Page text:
Re-elected Obama and Pakistan

President Barack Obama has been re-elected with acclaim from most Muslims of the world except Pakistan, where opinion polls showed that people liked him less than his Republican challenger, Mitt Romney.
Such sentiment could also be caused by them remembering with distaste the developments of the past two years, indicating a breakdown in Pakistan and US relations. The seeping down among the Pakistani people of the bad blood between the Pakistan Army and the US administration plus the Pentagon was bad policy here, given its position of relative weakness in the region. It is our good luck that the US has shown more flexibility in this crisis of relationship than has Pakistan and President Obama will engage with us as of old and probably try to better understand our point of view.
The military is now pragmatic and handles the relationship as transactional, which in Pakistan’s lexicon is an unworthy way of relating between two parties. It wants the US to understand that in any endgame scenario in Afghanistan, it would be a folly to ignore Pakistan’s interest. This kind of approach is not necessarily a promising way of looking at the future of Pakistan-US relations because of the element of dare contained in it. A more realistic formulation would have been better suited to the one adopted now: Pakistan has some strong cards in its capacity to spoil the endgame unless it is allowed a significant share in the power map of post-withdrawal Afghanistan. Needless to say, the US and its allies were not happy about the cards played by Pakistan even when the Taliban ruled Afghanistan.
Analysts say that the US will play tough this time around, using drones more effectively and retaining some special force in Afghanistan to prevent a repeat of 1998, when the Northern Alliance was annihilated by the Taliban and al Qaeda was given a free hand in planning a terrorist assault on the US. Some say that since, after the withdrawal, the US will need Pakistan less than Pakistan will need the US, this toughness will be a realistic policy orientation. No doubt, Pakistan will need US help when it comes to rescuing its economy from its nosedive pattern under the savage treatment meted out to it by the Taliban and their affiliated groups. Multilateral institutions that lend to Pakistan for its development projects and balance of payments will act only after receiving approval from the US and its allies. And Pakistan has to pay back the old loans with interest, the total amounting to more than the dollars it has in the kitty.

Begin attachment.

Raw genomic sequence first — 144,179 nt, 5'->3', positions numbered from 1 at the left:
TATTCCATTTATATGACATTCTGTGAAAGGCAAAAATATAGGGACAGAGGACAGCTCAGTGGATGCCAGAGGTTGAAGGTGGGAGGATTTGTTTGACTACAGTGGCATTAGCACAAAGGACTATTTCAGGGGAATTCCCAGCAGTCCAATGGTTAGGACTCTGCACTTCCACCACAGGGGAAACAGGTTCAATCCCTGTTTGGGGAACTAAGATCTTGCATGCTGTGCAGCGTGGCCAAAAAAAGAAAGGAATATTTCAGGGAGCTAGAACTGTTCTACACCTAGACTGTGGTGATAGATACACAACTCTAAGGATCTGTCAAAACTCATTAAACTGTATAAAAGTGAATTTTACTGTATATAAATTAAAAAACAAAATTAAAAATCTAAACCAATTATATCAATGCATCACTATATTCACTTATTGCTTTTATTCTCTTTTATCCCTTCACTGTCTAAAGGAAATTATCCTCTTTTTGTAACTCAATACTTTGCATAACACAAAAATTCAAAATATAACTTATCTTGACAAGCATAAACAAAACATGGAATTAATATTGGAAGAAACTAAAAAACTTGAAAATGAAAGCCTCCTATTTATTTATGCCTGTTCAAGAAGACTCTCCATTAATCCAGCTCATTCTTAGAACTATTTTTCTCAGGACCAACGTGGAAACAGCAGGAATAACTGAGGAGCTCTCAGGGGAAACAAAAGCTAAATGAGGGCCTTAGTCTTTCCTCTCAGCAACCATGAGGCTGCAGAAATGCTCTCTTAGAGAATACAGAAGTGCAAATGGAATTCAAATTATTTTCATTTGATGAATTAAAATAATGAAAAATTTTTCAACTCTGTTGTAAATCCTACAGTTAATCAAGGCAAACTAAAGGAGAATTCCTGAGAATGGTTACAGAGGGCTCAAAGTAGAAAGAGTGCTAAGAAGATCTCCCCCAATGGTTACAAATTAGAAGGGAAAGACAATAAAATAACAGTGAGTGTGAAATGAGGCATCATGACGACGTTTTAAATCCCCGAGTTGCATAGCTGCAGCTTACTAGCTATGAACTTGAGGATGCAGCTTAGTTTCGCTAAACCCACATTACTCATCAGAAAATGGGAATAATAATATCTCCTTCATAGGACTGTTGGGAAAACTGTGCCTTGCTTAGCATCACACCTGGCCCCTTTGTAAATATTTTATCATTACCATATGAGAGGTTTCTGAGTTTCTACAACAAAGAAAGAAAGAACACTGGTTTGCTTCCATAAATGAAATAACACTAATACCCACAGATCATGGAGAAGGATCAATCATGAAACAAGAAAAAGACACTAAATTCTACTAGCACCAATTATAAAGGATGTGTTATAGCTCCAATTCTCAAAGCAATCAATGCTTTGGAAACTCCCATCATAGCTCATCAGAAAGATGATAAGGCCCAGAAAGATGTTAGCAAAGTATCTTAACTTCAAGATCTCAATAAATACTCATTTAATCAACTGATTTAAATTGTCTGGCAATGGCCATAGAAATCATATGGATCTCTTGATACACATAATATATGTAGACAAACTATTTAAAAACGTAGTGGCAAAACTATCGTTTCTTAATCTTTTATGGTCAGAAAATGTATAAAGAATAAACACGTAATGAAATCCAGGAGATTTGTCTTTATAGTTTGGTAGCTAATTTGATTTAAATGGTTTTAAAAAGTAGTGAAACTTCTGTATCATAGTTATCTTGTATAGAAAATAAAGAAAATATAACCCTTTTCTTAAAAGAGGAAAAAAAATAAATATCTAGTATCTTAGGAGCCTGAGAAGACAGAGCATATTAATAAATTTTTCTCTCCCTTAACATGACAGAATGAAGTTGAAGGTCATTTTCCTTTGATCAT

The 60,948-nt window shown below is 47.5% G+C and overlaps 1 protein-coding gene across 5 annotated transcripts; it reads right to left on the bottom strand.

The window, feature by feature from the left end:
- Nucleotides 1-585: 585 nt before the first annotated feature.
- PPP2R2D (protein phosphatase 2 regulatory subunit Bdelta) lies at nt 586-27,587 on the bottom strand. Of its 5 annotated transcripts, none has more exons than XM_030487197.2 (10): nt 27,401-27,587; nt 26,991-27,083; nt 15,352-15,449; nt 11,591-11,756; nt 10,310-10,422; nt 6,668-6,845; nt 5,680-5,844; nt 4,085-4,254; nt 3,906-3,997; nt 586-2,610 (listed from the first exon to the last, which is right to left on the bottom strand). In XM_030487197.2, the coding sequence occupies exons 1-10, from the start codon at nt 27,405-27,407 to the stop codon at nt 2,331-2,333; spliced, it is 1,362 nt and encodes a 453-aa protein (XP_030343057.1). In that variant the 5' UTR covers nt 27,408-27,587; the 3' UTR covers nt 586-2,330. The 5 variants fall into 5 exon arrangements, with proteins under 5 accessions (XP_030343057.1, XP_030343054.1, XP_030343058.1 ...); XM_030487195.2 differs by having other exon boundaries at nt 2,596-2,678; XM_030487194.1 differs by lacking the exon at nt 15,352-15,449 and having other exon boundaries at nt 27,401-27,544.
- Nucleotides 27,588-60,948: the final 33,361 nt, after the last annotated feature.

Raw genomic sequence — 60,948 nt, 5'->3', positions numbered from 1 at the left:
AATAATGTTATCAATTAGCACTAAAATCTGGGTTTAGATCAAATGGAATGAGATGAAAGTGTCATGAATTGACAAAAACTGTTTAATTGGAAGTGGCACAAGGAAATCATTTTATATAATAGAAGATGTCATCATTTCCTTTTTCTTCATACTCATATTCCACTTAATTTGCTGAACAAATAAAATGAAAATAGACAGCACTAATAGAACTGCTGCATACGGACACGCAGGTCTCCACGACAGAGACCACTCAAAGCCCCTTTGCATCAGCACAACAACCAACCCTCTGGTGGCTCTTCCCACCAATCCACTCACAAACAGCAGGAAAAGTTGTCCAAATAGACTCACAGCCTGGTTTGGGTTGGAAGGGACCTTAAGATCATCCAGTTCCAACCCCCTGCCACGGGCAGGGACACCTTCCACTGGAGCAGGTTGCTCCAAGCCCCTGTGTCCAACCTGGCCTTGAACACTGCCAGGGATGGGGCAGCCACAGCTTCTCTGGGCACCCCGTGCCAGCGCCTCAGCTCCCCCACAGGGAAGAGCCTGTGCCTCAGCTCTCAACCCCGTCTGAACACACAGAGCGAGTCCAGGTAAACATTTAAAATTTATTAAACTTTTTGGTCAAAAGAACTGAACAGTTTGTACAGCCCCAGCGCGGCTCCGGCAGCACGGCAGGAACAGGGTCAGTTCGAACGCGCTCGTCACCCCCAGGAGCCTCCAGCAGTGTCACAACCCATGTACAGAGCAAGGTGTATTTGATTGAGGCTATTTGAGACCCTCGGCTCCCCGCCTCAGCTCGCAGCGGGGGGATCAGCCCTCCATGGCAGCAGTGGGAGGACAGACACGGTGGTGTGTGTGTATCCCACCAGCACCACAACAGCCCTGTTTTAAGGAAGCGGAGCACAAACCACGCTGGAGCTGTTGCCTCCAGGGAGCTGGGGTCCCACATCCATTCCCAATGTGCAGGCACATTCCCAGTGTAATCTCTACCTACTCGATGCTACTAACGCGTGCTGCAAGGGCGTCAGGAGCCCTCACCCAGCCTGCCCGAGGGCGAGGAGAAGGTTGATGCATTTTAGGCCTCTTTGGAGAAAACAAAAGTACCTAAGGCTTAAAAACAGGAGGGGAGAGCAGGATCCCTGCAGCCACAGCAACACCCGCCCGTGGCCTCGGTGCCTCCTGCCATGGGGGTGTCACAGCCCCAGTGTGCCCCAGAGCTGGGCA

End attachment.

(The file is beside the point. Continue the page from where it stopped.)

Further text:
Any realistic assessment of the situation in Pakistan will recommend cautious trimming of the intensity with which America is hated. An aggressive foreign policy on the part of the weak state, dogged by internal security problems, will be difficult to roll back. This happened repeatedly in 2011 and 2012, when Pakistan tried to punish America but had to retreat in each case of display of  ‘honour’. Such action brings about the psychological syndrome of self-hatred. The Pakistani media is overloaded with this dangerous trend of hating the US while having to play ball with it. No one outside Pakistan advises it to do what it is doing, not even the Chinese, who normally stand by Pakistan. The slogan ‘it is not our war’ has hurt our interests in the region. It should not have been allowed to spread as a national expression, especially as the military realises that what it faces in Swat, Bajaur, Mohmand Agency, South and North Waziristan is very much Pakistan’s war.
Pakistan has to change its posture, just as it wants the US to change policy in favour of its interest. Its main weakness is a lack of control of the strategic assets that it plans to use as an instrument of its Afghan policy. Its internal weakness in the face of the Taliban — to whose thinking the country submits in many alarming ways — undermines its external posture. Pakistan, it is now clear, cannot fight the terrorists, to whom it is steadily losing more and more cities, without international help. It is time to realign Pakistan with the rest of the world, especially those states that are critical to the survival of its economy.

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